America’s smartphone users have a simple request of the FCC: Don’t delay the spectrum auctions that will enable us to get faster, smoother, and more reliable service. The spectrum auction needs to have top priority at Thursday’s FCC Open Meeting because it’s urgently important and eminently resolvable, unlike some other issues.
The Commission is caught in a particularly intense tug-of-war among commercial interests with stakes in Internet regulation at the moment, many of whom are feverishly excited about proposed “net neutrality” rules they have yet to see.
The spectrum shortage is a real issue with tangible consequences that the FCC can address in a concrete way without setting off another round of unwinnable lawsuits. Congress has explicitly authorized the FCC to conduct what’s known as a “spectrum incentive auction” (think eBay without “Buy it Now”) in which TV broadcasters can offer their spectrum licenses for sale against a reserve price and mobile carriers can bid on them. If done correctly, the auction will bring billions to the Treasury and increase mobile broadband speeds by 25 to 50 percent, and even more in same locations.
America’s 2010 National Broadband Plan, the game plan that charts our nation’s communication future, devised the notion of spectrum incentive auctions and set targets for the release of new spectrum to wireless carriers to alleviate congested airwaves. Spectrum is the lifeblood of the new economic sector that enables pervasive connections among mobile devices, increasingly the “first screen” for Internet users. Mobile broadband is central to new automotive, educational, healthcare, and social applications.
The auction is complicated by the fact that between the offering of licenses and the bidding for buying for them the FCC has to establish a new “band plan” for any TV stations that don’t participate. This plan will move some of them to new spots on the dial and coordinate with Canada and Mexico to prevent cross-border interference.
The digital TV technology America has been using since 2009 allows stations to send multiple programs over a single channel, and some broadcasters have shown a willingness to share with each other if the price is right; this is another problem for the FCC to consider.
Some interests want the FCC to open up more spectrum for free use at the same time that the bulk of it is auctioned to the firms that provide us with mobile service; another use that has to be protected is the wireless microphones used by churches, performing arts, and TV newsgathering operations.
The Congressional authorization instructs the FCC to maximize auction revenue in order to pay down the debt and to finance a new, nation-wide public safety network based on the same technical standards our best smartphones employ, 4G/LTE. The public safety network, known as FirstNet, will enable first responders across the entire nation to communicate with other in times of crisis, something they couldn’t do following the September 11 terror attacks on New York and Washington.
According to Masayoshi Son, the new CEO of Sprint, mobile broadband can become a competitor to the wired broadband hegemony that provides Internet access to our homes, small businesses, and schools. With enough spectrum, the four nationwide mobile carriers and their dozens of regional rivals will be able to provide much faster service than the typical residential broadband plan does today; five times faster in many cases.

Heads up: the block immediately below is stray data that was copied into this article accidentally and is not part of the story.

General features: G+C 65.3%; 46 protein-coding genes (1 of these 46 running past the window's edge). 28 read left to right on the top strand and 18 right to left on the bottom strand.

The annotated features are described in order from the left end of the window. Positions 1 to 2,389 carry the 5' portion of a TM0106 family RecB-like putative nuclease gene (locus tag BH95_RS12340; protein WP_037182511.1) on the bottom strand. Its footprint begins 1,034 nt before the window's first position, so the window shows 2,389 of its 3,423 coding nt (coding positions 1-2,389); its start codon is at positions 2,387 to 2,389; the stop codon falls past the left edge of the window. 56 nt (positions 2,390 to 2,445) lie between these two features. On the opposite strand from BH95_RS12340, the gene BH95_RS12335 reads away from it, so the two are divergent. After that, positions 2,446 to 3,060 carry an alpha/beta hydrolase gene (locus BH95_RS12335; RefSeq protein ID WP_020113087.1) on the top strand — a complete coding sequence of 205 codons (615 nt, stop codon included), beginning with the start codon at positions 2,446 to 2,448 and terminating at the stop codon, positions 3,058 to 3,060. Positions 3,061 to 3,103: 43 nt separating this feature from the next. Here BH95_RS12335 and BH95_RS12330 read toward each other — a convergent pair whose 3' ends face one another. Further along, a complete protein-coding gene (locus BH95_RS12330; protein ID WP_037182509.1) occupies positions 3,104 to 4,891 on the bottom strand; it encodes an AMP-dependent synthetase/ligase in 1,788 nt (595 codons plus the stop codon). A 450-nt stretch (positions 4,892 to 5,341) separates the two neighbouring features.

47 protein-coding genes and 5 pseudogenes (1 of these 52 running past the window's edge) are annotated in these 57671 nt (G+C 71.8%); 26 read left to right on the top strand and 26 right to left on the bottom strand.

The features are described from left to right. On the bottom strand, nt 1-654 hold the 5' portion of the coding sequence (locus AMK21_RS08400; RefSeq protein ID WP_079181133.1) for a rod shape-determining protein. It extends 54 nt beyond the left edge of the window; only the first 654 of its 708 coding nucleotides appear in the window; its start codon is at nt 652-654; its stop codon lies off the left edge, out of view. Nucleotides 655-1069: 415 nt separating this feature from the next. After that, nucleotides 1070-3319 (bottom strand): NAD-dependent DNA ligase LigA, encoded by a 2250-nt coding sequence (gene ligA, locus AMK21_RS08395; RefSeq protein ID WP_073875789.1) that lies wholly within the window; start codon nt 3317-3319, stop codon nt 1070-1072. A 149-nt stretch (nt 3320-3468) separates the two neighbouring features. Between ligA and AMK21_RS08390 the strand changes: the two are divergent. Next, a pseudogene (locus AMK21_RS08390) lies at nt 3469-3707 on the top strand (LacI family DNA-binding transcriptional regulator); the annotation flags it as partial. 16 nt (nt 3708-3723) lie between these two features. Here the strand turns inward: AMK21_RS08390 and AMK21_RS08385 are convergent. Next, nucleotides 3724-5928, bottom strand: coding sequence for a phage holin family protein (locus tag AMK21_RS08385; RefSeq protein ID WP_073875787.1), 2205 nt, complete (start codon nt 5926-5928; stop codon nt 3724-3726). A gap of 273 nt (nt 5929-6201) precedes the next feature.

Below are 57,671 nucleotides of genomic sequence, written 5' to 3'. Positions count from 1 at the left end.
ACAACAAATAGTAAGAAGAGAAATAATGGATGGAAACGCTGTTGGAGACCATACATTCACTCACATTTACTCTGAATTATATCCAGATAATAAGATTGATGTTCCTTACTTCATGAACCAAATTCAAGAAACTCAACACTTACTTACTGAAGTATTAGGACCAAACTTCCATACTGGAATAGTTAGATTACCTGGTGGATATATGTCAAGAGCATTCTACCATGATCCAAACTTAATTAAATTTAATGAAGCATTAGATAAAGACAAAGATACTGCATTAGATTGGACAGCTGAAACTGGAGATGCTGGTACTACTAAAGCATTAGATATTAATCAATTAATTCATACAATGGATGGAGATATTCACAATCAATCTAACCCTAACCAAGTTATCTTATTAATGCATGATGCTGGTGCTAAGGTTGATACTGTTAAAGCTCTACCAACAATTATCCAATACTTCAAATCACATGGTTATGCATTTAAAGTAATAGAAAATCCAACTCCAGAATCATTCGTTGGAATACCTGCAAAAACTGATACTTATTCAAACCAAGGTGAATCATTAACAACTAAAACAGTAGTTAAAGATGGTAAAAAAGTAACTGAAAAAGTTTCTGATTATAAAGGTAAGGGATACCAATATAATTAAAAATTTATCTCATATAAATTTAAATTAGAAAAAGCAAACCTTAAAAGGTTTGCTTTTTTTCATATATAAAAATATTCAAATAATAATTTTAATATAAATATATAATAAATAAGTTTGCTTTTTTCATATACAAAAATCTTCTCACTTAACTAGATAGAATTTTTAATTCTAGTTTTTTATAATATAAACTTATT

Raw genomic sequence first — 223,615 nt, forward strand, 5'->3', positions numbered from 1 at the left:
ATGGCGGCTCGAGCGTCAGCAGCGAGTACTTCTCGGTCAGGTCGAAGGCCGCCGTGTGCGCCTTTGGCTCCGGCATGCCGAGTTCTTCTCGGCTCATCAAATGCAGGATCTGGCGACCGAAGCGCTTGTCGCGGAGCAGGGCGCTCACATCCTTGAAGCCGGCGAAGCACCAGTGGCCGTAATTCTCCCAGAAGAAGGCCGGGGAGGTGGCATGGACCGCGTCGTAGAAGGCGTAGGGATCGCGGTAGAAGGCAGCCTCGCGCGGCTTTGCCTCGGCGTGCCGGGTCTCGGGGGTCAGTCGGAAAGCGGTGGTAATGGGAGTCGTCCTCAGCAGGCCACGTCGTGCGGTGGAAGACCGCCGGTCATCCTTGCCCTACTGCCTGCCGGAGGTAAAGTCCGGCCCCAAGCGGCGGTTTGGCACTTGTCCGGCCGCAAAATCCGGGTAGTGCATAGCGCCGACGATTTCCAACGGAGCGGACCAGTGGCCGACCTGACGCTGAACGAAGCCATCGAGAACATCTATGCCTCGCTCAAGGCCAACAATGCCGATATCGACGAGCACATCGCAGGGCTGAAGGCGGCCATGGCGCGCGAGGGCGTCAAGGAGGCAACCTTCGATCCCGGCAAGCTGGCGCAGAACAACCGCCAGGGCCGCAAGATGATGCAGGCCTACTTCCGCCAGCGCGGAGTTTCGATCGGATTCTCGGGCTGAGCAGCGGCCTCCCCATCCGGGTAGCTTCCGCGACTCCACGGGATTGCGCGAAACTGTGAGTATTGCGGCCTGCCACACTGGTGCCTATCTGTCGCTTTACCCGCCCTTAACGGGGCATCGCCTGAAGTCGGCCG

Mobile broadband plans today have usage limits that prevent them from being general purpose substitutes for wired plans, but these limits are a response to the shortage of spectrum, not a permanent fact of life. If we had an additional four nationwide residential broadband options, all but the most ardent net neutrality advocates would agree that regulating Internet Service Providers would be largely unnecessary.
Making more spectrum available is therefore a better preventive against the hypothetical harms that net neutrality seeks to correct than mere regulations, no matter how brilliant they may appear to the mind of the regulator.
The FCC has work to do before it can run the auction. In addition to managing station relocation and interference, it has to decide what to do with its “spectrum screen,” a regulatory device meant to ensure competition by spreading licenses among a large number of firms. Sprint is a nationwide operator with the largest overall pool of spectrum, but it insists Verizon’s and AT&T’s smaller pool is more valuable. Many regional operators favor bidding preferences or set-asides in their favor, but major regional carrier U. S. Cellular says set-asides are unnecessary.
As they say on Facebook, “it’s complicated.”
The FCC has already delayed the auction once and still has a lot of work to do. Relationships among the Commissioners are frayed right now because of the emotional character of net neutrality. The FCC has typically resolved most issues unanimously, but the spirit of trust and collegiality is less abundant these days than it must be to conduct a successful, on-time spectrum auction.
Focusing on a successful auction and then engaging government agencies toward the release of their under-utilized spectrum authorizations is an immensely productive path for the nation’s communications regulator, one that offers a myriad of benefits. Not only can it relieve net neutrality anxiety, it can enable a host of new mobile applications that aren’t even conceivable on wired networks.
Can the FCC prove it’s on the side of the people by making the auction happen on time or must it continue to embroil itself in issues that have no good answers? A successful, on-time auction can win a great deal of good will by doing a great deal of good.
Make it happen.
Bennett is a co-inventor of Wi-Fi and a visiting fellow at the American Enterprise Institute, a conservative think tank.